28 jan Language Development: A short self-study guide for teachers
In my last post, I talked about writing. The reason why I wrote about it is because I write, and writing is my journey into the core of the English language. The more I write, the more I learn about collocations, spelling, and how words are combined to form sentences. I also learn how words can impact one’s understanding and how they can persuade, motivate, inspire, and invite people to reflect and act upon things. Ultimately, I learn by doing.
I’m a non-native speaker of English and don’t live in an English-speaking country, either, so for me, writing is a way for me to keep in touch with English. Chatting online, reading, watching TV series and movies are also incredible ways to practice English. I have already mentioned their importance in previous posts, but what I’ve never written about is how teaching helps me learn new things. Having said that, this post is about learning and how teachers can continue to learn English even when they’re busy teaching a class.
I teach all levels and all age groups. Teaching higher levels and exam practice classes surely encourages us to study the language we are going to teach. However, most teachers would say that teaching lower levels doesn’t help them improve their vocabulary or grammar because the language is too basic. So, how can we keep on learning even if we only teach lower levels?
- Study the target language no matter how simple it looks
I have observed several beginner classes and I have noticed that many teachers don’t go to the trouble of preparing to teach the language because they assume it is all too easy. Well, they couldn’t be more wrong. The simple past of the regular forms takes an -ed ending, right? Yet, I have seen teachers ignore simple pronunciation rules and mispronounce the -ed forms; I have seen teachers teach ‘funner’ as the comparative form of ‘fun.’ Language is never obvious even if you are a native speaker. Do you pronounce ‘on’ and ‘own’ in the same way? It’s time you considered studying pronunciation basics. Even beginner level lessons demand preparation. It all starts during lesson planning, so we can get rid of fossilized mistakes by revising simple rules and by doing research.
- Pay attention to how other people speak and write
I have observed how teachers talk with each other in English in the teachers’ room. I also talk with other teachers in English. Sometimes we have a chance to interact with English speakers or speakers of other languages in English. Here is a wonderful opportunity to practice our conversational English. I also see it as a great opportunity to pay attention to how they speak. It isn’t about judging other people’s English. It is about learning from our colleagues. I have observed that some teachers continue to make a mistake despite having heard their colleague say it right several times during the conversation, perhaps as an attempt to help them. Yet, many teachers don’t respond to that; it seems they are not attending to form. The same principles of pair work can be applied here: We can learn from each other. All it takes is a bit of curiosity and awareness.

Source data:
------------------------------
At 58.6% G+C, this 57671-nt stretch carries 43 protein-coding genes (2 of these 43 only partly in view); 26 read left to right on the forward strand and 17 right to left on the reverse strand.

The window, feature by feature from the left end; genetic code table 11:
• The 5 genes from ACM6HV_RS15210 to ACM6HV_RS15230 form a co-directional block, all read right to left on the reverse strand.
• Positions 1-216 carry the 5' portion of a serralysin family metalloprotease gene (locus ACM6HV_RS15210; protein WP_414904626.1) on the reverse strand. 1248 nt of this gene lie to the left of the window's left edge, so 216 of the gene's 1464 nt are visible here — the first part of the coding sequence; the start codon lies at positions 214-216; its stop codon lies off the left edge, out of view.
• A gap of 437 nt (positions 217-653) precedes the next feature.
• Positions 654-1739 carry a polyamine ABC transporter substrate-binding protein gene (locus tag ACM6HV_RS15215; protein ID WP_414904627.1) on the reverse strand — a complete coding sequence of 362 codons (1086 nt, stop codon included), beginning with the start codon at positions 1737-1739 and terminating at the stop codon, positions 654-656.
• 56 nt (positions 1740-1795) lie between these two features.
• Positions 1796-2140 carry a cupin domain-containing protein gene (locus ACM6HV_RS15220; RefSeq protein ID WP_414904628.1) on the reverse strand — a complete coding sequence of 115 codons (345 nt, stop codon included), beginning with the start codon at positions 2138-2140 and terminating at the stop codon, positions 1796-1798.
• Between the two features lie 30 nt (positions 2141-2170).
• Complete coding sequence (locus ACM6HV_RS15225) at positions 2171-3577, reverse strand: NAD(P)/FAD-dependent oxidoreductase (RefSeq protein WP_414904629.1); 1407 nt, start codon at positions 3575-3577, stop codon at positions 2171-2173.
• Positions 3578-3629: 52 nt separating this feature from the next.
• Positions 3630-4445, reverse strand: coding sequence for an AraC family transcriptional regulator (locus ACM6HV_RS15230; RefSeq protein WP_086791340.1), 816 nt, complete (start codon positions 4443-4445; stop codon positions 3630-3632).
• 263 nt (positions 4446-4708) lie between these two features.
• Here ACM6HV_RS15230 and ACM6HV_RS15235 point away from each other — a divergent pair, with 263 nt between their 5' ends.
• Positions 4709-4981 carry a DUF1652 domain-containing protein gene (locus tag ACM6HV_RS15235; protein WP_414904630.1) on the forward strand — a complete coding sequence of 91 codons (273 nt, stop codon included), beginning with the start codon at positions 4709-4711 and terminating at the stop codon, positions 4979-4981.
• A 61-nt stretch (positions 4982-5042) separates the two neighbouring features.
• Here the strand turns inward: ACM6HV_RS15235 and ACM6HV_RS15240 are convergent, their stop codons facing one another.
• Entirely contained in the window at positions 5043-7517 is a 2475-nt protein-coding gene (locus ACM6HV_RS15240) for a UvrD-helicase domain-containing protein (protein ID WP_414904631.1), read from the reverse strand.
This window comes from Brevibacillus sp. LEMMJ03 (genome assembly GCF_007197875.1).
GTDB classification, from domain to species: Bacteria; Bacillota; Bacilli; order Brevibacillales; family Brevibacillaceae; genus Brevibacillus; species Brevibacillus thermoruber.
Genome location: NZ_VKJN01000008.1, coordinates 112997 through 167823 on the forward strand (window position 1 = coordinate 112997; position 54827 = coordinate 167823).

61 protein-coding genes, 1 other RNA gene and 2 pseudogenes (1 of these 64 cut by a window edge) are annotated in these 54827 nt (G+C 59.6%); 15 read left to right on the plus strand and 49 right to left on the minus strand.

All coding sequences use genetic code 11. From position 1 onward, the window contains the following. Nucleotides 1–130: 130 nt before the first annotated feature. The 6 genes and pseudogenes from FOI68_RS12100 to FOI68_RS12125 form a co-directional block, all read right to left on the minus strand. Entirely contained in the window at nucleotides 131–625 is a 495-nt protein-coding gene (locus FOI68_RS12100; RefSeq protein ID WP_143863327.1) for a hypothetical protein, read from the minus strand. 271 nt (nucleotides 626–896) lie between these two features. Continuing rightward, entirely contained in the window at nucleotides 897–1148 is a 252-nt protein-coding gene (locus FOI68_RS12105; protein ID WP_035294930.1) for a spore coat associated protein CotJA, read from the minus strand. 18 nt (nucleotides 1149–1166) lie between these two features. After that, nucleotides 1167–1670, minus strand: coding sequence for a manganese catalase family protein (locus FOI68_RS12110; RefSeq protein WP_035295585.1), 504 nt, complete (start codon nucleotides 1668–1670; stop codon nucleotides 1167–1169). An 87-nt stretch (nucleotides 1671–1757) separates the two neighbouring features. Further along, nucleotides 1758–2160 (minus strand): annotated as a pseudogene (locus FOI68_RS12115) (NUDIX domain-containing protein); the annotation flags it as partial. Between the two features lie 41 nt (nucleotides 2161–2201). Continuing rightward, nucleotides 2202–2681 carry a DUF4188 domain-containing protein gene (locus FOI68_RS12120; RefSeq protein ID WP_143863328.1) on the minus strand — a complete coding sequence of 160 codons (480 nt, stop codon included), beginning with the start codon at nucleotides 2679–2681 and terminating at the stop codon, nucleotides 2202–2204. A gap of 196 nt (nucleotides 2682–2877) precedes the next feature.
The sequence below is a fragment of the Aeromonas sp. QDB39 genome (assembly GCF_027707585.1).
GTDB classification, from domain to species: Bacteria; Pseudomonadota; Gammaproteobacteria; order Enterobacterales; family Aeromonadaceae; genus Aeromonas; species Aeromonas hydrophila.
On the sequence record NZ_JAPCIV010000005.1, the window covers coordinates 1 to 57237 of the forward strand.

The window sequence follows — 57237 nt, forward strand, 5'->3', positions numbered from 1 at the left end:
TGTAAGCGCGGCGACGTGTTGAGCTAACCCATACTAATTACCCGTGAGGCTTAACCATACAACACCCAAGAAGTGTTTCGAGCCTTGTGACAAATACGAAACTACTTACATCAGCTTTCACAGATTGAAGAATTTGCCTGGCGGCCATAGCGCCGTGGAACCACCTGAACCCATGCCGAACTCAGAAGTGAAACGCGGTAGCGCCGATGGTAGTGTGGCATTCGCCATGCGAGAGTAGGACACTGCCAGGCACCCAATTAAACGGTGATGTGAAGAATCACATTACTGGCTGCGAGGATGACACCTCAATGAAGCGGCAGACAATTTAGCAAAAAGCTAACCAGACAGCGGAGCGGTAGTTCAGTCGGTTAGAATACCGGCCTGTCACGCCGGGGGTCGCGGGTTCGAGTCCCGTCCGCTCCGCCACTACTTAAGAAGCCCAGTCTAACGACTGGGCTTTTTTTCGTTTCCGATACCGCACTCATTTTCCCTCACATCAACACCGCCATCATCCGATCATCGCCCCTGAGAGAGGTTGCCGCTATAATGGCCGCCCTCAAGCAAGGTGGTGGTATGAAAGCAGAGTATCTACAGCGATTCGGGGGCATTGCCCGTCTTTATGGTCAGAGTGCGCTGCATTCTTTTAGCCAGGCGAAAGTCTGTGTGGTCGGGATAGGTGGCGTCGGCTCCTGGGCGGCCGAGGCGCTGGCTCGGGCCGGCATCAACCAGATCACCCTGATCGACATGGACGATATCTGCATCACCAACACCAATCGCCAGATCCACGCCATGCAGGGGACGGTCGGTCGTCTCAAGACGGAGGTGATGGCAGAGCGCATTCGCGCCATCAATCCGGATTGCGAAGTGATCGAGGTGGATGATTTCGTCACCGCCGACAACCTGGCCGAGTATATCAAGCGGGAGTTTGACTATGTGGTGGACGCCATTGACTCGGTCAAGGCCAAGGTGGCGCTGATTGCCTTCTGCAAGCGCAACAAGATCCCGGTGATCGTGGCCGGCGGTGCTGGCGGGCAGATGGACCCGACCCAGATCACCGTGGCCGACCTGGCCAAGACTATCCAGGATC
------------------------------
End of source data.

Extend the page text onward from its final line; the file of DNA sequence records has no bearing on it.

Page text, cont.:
- Variety is the spice of language
Expose your students to different accents and varieties of English. Even beginner students should be exposed to different varieties. Learn together with them. There are several videos on YouTube that show how you can speak with different accents. Show them a snippet of Billy Eliot, a British musical drama set in northern England and observe how they pronounce simple words such as ‘don’t’ and how they say longer stretches. Select sentences they can understand and focus on intonation and pronunciation. Select other sentences and pay attention to the vocabulary, too. Let go of the idea that there is only one ‘acceptable’ variety of English in your classes. Play with the different sounds of English with your students. You’ll learn a lot!
- Your Facebook friends can be your teachers
PLNs (Professional Learning Networks) and online friends can be a great source of language. If you are reading this post it means that you’re very likely to be on social media. Use twitter and Facebook posts to your advantage and observe how people are communicating in English. What words and expressions are trending? Borrow these words and expressions from your friends and use them in your classes. Encourage your students to use them, too. Simple as that.
- Check your spelling, your grammar, and your vocabulary
Sometimes we need to write a word we aren’t very familiar with on the board; sometimes we need to check our students’ spelling when we are grading compositions. Do you check your spelling and your grammar? Do you look up words in different sources just to check if something a student said or wrote is used in that context? Do you ever wonder when we can use ‘a vacation’ instead of ‘vacations?’ Do you try to push your beginner students beyond their course book vocabulary and grammar by exposing them to synonyms and new expressions? By doing that, you’re also pushing yourself beyond your level.
My English isn’t flawless, but I give myself short-term goals which involve learning from my environment. One of the biggest pitfalls of being a teacher is that we take English for granted just because we teach it. Each day represents a new chance to enhance our ability to learn and to help others learn as well, and these steps could be just the beginning. Language development is in your hands, so it’s up to you to decide what steps to take next.